The word amplify has been rolling around my brain for months now. I’ve been following two distinct, but interconnected threads on social media about the need for allies to amplify the voices of people of color and transgender people – in lieu of speaking for them. And let me be very clear here – these are not mutually exclusive voices, simply adjacent conversations I’ve personally noted.
I gave this even more thought as we approached the Transgender Day of Remembrance in November. I’ve tried hard to share the stories of the trans community through my blog, but I’m acutely aware that blogging about the 10 trans women of color murdered this past year is not amplifying their voices. They are dead. I can’t speak for them. I can only speak about them and I don’t know any of them.
Blogging about my trans sisters, brothers and neighbors is essential for me, but it is not the same thing as amplifying their voices. Calling out transphobic messages in media is essential for me as a consumer of media, but it is not the same thing as amplifying their voices. Standing in solidarity with the transgender community on matters of legislation, politics, and policy is the ethical and moral imperative duty of all queer people, but it is not the same thing as amplifying their voices.
The responses to the decision not to indict Darren Wilson in the murder of Michael Brown in Ferguson, Missouri is another illustration of the important of amplification. I can condemn the grand jury verdict, but that’s not amplifying the voices of people of color. I can stand in solidarity at a rally, I can make a sign, I can speak out over and over that #BlackLivesMatter but none of that is amplifying their voices.
I could also, in both cases, ask for guidance. Or I can pay attention to what is being said and find a way to amplify it. I’m a bright girl and now is not the time to demand a 101 course in undoing racism or challenging transphobia. Now is the time to do the work to educate myself using the vast quantity of resources on these topics that are already created by these communities to educate me. I shouldn’t require that they spoon feed me. They have work to do. Giving me a crash course isn’t at the top of the list.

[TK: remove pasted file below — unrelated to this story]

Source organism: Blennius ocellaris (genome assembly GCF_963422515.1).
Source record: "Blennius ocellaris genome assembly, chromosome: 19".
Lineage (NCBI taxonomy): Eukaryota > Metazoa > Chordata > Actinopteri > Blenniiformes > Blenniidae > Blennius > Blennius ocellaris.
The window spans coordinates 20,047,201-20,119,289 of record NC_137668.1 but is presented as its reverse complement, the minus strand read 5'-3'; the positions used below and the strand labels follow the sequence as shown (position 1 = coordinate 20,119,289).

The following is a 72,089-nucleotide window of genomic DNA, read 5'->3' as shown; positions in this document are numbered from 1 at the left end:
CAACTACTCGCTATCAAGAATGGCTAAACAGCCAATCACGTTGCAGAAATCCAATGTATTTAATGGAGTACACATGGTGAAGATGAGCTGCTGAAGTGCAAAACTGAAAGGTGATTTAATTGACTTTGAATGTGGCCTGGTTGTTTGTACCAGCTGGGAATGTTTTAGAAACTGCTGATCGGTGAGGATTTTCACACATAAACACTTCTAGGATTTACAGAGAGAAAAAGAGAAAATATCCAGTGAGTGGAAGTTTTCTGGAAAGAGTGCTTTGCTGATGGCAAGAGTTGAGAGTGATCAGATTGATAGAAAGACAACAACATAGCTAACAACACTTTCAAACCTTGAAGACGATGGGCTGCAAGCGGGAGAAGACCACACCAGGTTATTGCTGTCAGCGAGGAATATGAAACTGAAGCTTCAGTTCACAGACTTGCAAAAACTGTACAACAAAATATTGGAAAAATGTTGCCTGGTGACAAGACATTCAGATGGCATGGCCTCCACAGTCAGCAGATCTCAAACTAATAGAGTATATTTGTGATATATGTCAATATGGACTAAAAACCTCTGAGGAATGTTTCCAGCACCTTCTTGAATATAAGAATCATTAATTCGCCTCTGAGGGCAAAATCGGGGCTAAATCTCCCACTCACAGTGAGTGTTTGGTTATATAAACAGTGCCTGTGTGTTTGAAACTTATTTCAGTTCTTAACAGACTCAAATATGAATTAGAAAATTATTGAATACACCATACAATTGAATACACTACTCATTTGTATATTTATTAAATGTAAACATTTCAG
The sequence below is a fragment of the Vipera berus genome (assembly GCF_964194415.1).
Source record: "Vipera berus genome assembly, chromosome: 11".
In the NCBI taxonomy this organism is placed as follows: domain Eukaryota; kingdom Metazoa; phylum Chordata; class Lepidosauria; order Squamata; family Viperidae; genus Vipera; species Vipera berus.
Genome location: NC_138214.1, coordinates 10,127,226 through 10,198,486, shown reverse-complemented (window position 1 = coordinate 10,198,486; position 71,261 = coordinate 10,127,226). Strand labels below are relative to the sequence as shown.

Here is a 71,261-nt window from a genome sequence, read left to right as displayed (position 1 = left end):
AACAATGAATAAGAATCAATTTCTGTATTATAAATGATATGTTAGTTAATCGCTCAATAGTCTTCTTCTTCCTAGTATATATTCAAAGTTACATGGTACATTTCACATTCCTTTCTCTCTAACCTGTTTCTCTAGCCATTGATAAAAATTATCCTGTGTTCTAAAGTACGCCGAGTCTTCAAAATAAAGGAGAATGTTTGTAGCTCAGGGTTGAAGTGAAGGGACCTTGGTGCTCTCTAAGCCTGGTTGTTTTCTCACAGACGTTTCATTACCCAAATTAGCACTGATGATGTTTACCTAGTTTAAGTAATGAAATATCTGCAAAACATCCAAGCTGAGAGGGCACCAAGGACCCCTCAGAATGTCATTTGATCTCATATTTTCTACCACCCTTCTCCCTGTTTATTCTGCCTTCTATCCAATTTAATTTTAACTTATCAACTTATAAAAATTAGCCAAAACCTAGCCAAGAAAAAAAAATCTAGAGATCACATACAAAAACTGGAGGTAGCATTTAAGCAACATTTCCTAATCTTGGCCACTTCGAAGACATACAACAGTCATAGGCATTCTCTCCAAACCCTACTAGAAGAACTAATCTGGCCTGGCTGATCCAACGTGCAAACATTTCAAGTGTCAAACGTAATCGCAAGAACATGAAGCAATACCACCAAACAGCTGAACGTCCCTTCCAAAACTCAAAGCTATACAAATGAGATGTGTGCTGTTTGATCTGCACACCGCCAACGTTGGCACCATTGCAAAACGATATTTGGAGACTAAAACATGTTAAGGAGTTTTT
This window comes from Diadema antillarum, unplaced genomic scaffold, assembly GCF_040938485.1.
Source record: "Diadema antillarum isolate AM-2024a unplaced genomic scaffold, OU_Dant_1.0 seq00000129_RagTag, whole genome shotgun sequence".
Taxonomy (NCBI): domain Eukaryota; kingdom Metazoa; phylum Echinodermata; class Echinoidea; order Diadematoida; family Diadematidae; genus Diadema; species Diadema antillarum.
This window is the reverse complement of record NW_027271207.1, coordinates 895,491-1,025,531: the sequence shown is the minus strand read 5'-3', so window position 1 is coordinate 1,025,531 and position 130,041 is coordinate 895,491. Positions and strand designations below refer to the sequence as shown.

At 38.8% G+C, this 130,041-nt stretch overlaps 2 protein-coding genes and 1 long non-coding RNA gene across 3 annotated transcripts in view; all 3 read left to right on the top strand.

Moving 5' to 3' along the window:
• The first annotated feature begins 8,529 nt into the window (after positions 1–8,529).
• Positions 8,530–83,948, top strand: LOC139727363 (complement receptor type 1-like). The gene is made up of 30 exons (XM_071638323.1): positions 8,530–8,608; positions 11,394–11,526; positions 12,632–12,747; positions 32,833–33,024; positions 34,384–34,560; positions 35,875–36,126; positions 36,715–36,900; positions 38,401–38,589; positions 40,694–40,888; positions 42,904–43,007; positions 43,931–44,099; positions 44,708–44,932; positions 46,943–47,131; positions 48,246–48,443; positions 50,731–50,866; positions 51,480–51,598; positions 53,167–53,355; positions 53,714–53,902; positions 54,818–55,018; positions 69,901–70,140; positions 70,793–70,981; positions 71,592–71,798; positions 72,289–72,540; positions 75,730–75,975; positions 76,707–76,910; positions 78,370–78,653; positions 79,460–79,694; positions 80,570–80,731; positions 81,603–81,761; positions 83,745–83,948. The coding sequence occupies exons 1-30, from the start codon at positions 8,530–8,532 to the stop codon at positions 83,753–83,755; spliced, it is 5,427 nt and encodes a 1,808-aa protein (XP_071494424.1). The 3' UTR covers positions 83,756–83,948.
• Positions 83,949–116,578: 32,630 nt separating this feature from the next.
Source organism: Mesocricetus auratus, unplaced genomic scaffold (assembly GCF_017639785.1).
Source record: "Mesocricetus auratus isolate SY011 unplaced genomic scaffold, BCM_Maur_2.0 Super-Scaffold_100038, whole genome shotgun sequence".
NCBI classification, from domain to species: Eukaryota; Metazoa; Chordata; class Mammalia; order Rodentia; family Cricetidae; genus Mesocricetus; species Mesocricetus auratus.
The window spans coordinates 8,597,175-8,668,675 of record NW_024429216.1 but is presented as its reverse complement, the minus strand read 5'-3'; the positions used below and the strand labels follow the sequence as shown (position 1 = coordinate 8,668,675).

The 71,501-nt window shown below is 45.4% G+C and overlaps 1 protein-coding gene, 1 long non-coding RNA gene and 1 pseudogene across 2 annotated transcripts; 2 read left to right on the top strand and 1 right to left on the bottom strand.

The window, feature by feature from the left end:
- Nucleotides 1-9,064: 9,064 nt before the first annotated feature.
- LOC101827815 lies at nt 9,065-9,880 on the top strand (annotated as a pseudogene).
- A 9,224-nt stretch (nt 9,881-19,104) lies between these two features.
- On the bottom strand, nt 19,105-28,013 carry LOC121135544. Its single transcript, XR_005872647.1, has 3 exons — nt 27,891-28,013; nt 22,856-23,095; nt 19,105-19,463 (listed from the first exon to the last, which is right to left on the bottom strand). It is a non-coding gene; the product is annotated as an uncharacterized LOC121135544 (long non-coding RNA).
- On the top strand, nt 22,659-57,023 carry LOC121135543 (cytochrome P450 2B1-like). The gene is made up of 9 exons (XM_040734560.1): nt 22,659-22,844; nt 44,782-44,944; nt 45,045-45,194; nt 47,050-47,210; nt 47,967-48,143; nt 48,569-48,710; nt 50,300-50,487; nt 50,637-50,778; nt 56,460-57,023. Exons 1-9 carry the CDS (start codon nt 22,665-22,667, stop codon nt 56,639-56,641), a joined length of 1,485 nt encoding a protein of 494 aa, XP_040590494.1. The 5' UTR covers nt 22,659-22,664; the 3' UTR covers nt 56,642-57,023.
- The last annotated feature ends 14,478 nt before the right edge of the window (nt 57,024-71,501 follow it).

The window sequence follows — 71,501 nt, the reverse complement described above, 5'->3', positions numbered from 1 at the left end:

Getting out of the way is an important first step. Being willing to stop this #NotAllWhitePeople or #NotAllCisFolks nonsense is important and necessary if you want to actually hear what people are saying. Literally, you need to stop talking/typing and listen/read. Don’t occupy the space with caveats, footnotes and exceptions.
Sharing your resources is an important first step. I have a blog and a sizeable social media following for a lesbian in Pittsburgh. Rather than pontificate on what I think about Ferguson, I have been focused on listening to what my friends of color have to say and resharing, retweeting, and reporting their original content (with attribution) for my connections to absorb. I’m not conceited enough to say “Hey write a guest post on my blog” but I am actively reading original content and will likely ask to republish the materials that resonate with me. I did the same for the TDoR – rather than write a post recapping everything I’ve been saying each time I reported on the violent murder of a trans woman, I spent the day sharing the content created by transpeople.
Sharing resources also means donating your money and time to resources focused on amplifying these voices. Find your local NAACP or collective organization. Find the trans groups in your area. Use Google. Read your local media to find whose voice resonates and then give that person or their organization some of your resources.
I’ve read at least a half dozen posts today with titles like “How To Be a White Ally Today” many of which have some solid suggestions. This post isn’t about being an ally though – it is about a specific tactic of amplifying voices. I’m not trying to unpack my reactions here or explore what I need from people whose voices I want to amplify.
I’m writing this because a cis-gender someone said “Why didn’t you write a post about TDoR?” (I did) and I felt defensive and realized that I need to up the amplification, not explain myself. Because asking me why I didn’t publish trans voices for TDoR was a vastly more appropriate question. Just like asking me why I publish so few pieces from queer and trans people of color is a good question.
My most immediate response is that I’m working on it. I’m conscious of the lack of amplification. I hope my plans for Amplify LGBTQ will have an impact, but that’s just one step. I”m conscious that I need to keep doing the work and figure it out and asking for guidance that’s already accessible to me.
Black Lives Matter. Trans Lives Matter. So do their voices. I’m not going to stop saying this and doing my part to make it so.